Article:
Guyana’s combined opposition on Wednesday rejected government’s offer to support a motion calling for a Commission of Inquiry if it was not confined to 2006-2013 but had been dated back to the 1960s.
The offer was made by the governing Peoples Progressive Party Civic’s (PPPC) Gail Teixeira during her contribution on a motion sponsored by Opposition Leader, David Granger calling for an inquiry.
“I’m proposing that your motion be amended to have a Commission of Inquiry of levels of torture that were carried out in this country between 1966 and the present time,” she told the House. The Presidential Advisor said such a presidential probe would guarantee public scrutiny and immunity for all who were involved.
Teixeira said inquiries would help Guyana bring about some form of healing between victims and perpetrators at the political, organisational and individual levels. “We need to start having reconciliation in this country. We need to find a way to reconcile our differences to heal ourselves of much of the pain that is taking place,” she said, pointing to massacres at Jonestown, Buxton, Lusignan and Bartica.
She said 1,374 persons were killed between 2002 and 2008.
Attorney General, Anil Nandlall said the motion was frivolous and vexatious especially in the absence of supporting evidence. “The motion is bereft of any data in support of it. Are we gonna be a parliament of commissions of motion? Why is it we can’t have a comprehensive motion from the time of independence to now?
The Opposition Leader charged that there was insurmountable evidence to suggest that the government is in favour of the use of torture. Granger recalled then Agriculture Minister, Robert Persaud labelling such acts as “a little roughing up” when the opposition and other groups had previously expressed outrage.
“What we are seeing suggests that there is a policy. There’s a policy that whenever people perceive that there is a situation that they are free to use or apply torture. Without any determination of innocence or guilt, without any resort to the courts someone people feel that torture is a convenient or useful tool to be applied,” he said.
Denying that the State and its institutions like the police force in any way approves the use of torture, the government parliamentarian recommended the strengthening of the Police Complaints Authority and the Police Force Office of Professional Responsibility as well as putting in place of witness protection systems as part of efforts to go after the perpetrators and bring them to justice.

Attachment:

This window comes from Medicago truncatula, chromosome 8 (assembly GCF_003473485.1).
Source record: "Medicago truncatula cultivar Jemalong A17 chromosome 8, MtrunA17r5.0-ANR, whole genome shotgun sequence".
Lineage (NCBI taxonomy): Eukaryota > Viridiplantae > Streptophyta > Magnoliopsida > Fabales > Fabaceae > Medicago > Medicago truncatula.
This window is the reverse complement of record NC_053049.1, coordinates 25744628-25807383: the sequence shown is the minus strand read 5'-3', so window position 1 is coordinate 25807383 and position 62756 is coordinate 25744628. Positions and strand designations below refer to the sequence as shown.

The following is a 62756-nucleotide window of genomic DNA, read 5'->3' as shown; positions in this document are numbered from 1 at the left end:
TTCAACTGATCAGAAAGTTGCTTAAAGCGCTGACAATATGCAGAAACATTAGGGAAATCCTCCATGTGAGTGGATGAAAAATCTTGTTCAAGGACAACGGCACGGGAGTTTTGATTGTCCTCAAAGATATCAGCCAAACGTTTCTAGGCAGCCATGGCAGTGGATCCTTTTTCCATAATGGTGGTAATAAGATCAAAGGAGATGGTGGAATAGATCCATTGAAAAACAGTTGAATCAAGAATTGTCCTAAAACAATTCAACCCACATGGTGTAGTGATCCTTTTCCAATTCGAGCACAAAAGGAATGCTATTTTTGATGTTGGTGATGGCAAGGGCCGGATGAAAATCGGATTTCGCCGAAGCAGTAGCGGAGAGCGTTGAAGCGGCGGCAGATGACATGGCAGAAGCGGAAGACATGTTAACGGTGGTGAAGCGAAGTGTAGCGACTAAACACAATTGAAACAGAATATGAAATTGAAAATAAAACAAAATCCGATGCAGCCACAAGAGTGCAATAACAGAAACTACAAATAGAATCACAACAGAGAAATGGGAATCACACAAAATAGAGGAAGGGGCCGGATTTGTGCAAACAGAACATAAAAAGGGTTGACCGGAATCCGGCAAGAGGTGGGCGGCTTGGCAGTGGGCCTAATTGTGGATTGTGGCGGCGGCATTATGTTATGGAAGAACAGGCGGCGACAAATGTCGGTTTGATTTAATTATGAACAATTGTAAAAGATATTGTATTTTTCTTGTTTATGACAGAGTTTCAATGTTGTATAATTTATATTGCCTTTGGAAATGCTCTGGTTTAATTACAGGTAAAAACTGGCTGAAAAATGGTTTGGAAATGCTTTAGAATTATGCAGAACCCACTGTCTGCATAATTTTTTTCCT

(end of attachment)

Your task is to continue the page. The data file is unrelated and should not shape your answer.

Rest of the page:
In the end, the opposition used its combined one-seat majority to pass the motion without amendment.
Government had sought to tarnish the credibility and motive for the motion, saying that there was insufficient justification, apart from media reports, to prove that that there was torture.
But A Partnership for National Unity’s (APNU) James Bond churned out instances in which several soldiers have in recent years been tortured by officers of the Guyana Defence Force (GDF) and a number of civilians tortured by police during investigations. “These are not airy-fairy reports thrown for political mileage… Torturers must be brought to account… We must have criminal punishment for these criminals,” he said.
Home Affairs Minister, Clement Rohee noted that individuals rather than institutions have to be prosecuted for torture. He refused to support the motion, saying that “it is in my view the motives are sinister.
APNU Shadow Home Affairs Minister, Winston Felix, cautioned against the holding of inquiries such as the one into the1980 bomb-blast death of Walter Rodney in which anyone is free to present hearsay and assumptions as evidence.
“The commission can create their own rules by doing so inadmissible evidence which cannot be taken to a court of competent jurisdiction but it is admitted there so anybody who dreams up something can go there and not be subject to the laws of perjury,” said Felix, a former Police Commissioner.